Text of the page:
Hiroko and Hanako spoke almost every day. “We were just peas in a pod,” said Hiroko. “Hanako has always been excited about ‘What is my contribution to making this a safer, more beautiful place?’ When I heard of her sudden death, all I could think of was what I could do to keep Hanako’s love for San Francisco alive; not just her legacy, but her pure love, alive. And in this context of “What can I do to be part of this process?”, I feel that as Mother I can carry on Hanako’s legacy so that her death brings something good, an impetus for change and means something. ”

She dabbed her eyes with a handkerchief and her voice cracked. “Hanako was very nice and thoughtful and was a sure-fire success. She thought about things, put them into action, and took responsibility and decision-making over her life even when the odds were against her. We are a financially very modest family, so there are no opportunities that arise, but Hanako pursued these opportunities despite many adversities and found a way. ”

One of Hanako’s passions was running. SF Runs founder Leonard Adler organized a virtual “Run for Hanako Abe” event shortly after her death and honors her on the website to this day. “Hana loved running and had run SF Runs before … Hana embodied resilience, courage and hope …” it is sometimes said.

Hiroko said she would like to find a nonprofit to work with and sponsor an annual “Run for Hanako,” where people can raise awareness and raise funds to make San Francisco “a safer, cleaner, better place.” close. She also wants to start a scholarship for young people like Hanako, who persevere despite all adversities. “The Hanako Abe GoFundMe is everyone’s money – so many people put money in this account. And I would like to use some of that money to do these things, ”said Hiroko.


When Hiroko Boudin was finally able to ask why he had made the decision to free McAlister, which ultimately led to the death of her daughter, she was shocked by his answer. “He said, ‘Because he worked hard and got his GED in prison.’ I told him that a GED has nothing to do with whether that person is rehabilitated and ready to be accepted back into society, and he didn’t respond. I also told him that it appears that McAlister is a common drug user. In Japan, even after serving your sentence, there is compulsory rehabilitation that you must go through before being released into society. Boudin said it was the same in America; that once you are released you will be placed in a rehab system and it looks like the rehab officers should have known how badly McAlister was addicted and the rehab people were wrong in their judgment. But I asked him, ‘Didn’t you know how the system as a whole works? And if you know how the system works, why should you let him go? ‘ Boudin has just given an answer without an answer and apologized. “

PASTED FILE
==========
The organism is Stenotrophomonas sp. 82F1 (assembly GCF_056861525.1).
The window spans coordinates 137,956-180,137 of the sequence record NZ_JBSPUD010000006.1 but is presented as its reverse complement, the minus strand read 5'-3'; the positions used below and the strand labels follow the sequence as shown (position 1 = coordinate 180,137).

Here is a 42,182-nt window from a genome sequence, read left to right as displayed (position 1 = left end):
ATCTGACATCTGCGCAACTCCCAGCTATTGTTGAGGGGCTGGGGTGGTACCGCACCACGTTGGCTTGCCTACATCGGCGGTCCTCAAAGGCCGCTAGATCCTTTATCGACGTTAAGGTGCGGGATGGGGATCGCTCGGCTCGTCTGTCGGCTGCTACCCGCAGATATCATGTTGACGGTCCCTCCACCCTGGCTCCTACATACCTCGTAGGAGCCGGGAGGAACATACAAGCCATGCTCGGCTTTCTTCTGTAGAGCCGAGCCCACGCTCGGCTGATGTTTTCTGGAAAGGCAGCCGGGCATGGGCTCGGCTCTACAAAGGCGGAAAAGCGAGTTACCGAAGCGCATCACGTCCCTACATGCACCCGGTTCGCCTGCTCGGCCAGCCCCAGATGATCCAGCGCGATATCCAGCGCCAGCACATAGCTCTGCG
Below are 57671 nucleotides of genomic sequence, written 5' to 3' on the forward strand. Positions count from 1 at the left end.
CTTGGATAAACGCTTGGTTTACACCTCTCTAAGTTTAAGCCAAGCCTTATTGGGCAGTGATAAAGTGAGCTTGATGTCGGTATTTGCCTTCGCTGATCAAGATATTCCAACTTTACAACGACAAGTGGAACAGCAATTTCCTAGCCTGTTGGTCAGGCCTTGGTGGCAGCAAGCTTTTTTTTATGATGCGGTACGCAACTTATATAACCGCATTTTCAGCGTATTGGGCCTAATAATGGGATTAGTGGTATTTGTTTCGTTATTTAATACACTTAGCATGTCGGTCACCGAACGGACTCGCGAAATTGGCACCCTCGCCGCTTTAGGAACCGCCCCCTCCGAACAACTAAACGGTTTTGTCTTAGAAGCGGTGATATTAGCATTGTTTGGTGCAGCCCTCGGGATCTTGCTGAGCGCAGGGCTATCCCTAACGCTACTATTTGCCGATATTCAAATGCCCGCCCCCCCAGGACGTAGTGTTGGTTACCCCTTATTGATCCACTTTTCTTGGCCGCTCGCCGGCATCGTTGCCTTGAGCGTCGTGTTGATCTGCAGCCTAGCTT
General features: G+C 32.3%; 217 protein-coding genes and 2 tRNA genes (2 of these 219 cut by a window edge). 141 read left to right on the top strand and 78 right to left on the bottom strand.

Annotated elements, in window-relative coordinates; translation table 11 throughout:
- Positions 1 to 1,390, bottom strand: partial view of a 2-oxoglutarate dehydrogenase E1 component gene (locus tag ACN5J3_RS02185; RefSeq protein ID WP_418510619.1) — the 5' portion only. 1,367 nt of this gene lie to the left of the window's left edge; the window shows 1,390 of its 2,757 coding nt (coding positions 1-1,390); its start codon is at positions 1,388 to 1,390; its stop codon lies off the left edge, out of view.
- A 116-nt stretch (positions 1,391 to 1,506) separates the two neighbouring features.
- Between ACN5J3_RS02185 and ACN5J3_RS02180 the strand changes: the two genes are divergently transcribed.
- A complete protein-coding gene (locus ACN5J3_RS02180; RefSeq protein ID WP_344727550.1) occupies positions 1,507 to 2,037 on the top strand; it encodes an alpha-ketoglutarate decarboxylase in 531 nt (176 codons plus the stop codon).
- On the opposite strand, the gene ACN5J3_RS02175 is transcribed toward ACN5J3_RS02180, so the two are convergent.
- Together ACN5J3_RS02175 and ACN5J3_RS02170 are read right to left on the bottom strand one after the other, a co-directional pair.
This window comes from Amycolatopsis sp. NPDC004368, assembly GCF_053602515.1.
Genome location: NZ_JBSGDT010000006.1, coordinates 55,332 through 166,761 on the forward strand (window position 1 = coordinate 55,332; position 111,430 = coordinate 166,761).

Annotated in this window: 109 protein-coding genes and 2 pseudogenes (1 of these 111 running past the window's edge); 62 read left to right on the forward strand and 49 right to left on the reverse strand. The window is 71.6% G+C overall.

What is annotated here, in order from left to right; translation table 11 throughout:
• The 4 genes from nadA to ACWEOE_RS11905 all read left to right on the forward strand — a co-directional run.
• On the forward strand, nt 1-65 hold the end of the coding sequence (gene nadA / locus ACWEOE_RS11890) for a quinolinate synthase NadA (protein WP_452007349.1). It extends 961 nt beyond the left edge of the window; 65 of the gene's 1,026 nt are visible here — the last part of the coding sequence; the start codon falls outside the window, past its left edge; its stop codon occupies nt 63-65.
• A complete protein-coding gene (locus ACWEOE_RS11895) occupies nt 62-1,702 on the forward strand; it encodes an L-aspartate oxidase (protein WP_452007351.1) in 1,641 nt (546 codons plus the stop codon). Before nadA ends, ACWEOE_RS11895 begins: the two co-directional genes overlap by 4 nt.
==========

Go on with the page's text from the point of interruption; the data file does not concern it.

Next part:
Hiroko also knows that because of sovereign immunity, prosecutors “can pretty much admit anything and apologize and know they are safe”. At the top are judges for immunity, then prosecutors, while the police have qualified immunity. It is rare for the police to be held accountable, although it is more common in outrageous cases.

Last June, Hiroko hired an attorney to file a lawsuit against the city and county of San Francisco. “If that claim is accepted, they usually negotiate either compensation or policy and procedure changes, but they have denied the claim. She is aware that sovereign immunity is difficult to overcome, but she hopes that there is a lawyer willing to represent the family. Even if they lose the lawsuit, she believes it could be a catalyst for change in the judicial system, “so it may be the kind of San Francisco Hanako that has been imagined and discussed many times.”


Since Hiroko hasn’t heard from the prosecutor since shortly after Hanako’s death, I asked Boudin’s media spokeswoman Rachel Marshall if McAlister had been charged with his three previous strikes. Typically, Marshall didn’t respond, so Hiroko turned to Sai Douangsawang in victim support. Douangsawang responded that only one of McAlister’s criminal records is on strike, according to Assistant District Attorney Ryan Kao, who is handling the case.

In other words, even after McAlister killed two innocent women while escaping a crime in a stolen car, Boudin refuses to charge the three previous attacks. This opens the door to a much milder sentence, with little, if any, time in prison for McAlister.

Hiroko wants to be sure it goes beyond any punishment McAlister gets. “If McAlister shows no remorse or tries to turn his life around if he gets out, it is neither good for him nor for San Francisco. It is our responsibility as a society to see that McAlister is rehabilitated before he is released. “

Email: susan@marinatimes.com. Follow Susan and the Marina Times on Twitter: @SusanDReynolds and @TheMarinaTimes.

Related Articles

Leave a Reply

Your email address will not be published. Required fields are marked *

Back to top button